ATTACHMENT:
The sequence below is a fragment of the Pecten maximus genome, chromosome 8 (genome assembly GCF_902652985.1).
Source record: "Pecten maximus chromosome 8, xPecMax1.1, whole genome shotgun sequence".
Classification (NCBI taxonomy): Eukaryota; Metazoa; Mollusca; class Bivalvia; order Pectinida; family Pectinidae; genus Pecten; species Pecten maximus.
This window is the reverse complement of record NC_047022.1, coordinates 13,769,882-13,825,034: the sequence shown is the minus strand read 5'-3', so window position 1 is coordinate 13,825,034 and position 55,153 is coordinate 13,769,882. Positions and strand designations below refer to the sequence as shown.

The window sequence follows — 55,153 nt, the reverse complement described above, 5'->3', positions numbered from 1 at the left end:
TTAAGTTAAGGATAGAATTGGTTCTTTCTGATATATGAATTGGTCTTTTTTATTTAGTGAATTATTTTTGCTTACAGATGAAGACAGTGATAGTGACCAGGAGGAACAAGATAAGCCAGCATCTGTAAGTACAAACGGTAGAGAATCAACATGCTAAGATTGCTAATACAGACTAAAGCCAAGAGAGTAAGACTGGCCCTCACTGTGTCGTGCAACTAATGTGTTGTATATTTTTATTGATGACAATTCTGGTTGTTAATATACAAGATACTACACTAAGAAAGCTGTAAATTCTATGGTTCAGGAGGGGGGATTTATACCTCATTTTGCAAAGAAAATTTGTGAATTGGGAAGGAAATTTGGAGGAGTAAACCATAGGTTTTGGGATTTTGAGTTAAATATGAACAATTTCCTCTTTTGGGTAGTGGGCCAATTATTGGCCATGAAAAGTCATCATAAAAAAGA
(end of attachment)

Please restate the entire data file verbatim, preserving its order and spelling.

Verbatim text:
The sequence below is a fragment of the Pecten maximus genome, chromosome 8 (genome assembly GCF_902652985.1).
Source record: "Pecten maximus chromosome 8, xPecMax1.1, whole genome shotgun sequence".
Classification (NCBI taxonomy): Eukaryota; Metazoa; Mollusca; class Bivalvia; order Pectinida; family Pectinidae; genus Pecten; species Pecten maximus.
This window is the reverse complement of record NC_047022.1, coordinates 13,769,882-13,825,034: the sequence shown is the minus strand read 5'-3', so window position 1 is coordinate 13,825,034 and position 55,153 is coordinate 13,769,882. Positions and strand designations below refer to the sequence as shown.

The window sequence follows — 55,153 nt, the reverse complement described above, 5'->3', positions numbered from 1 at the left end:
TTAAGTTAAGGATAGAATTGGTTCTTTCTGATATATGAATTGGTCTTTTTTATTTAGTGAATTATTTTTGCTTACAGATGAAGACAGTGATAGTGACCAGGAGGAACAAGATAAGCCAGCATCTGTAAGTACAAACGGTAGAGAATCAACATGCTAAGATTGCTAATACAGACTAAAGCCAAGAGAGTAAGACTGGCCCTCACTGTGTCGTGCAACTAATGTGTTGTATATTTTTATTGATGACAATTCTGGTTGTTAATATACAAGATACTACACTAAGAAAGCTGTAAATTCTATGGTTCAGGAGGGGGGATTTATACCTCATTTTGCAAAGAAAATTTGTGAATTGGGAAGGAAATTTGGAGGAGTAAACCATAGGTTTTGGGATTTTGAGTTAAATATGAACAATTTCCTCTTTTGGGTAGTGGGCCAATTATTGGCCATGAAAAGTCATCATAAAAAAGA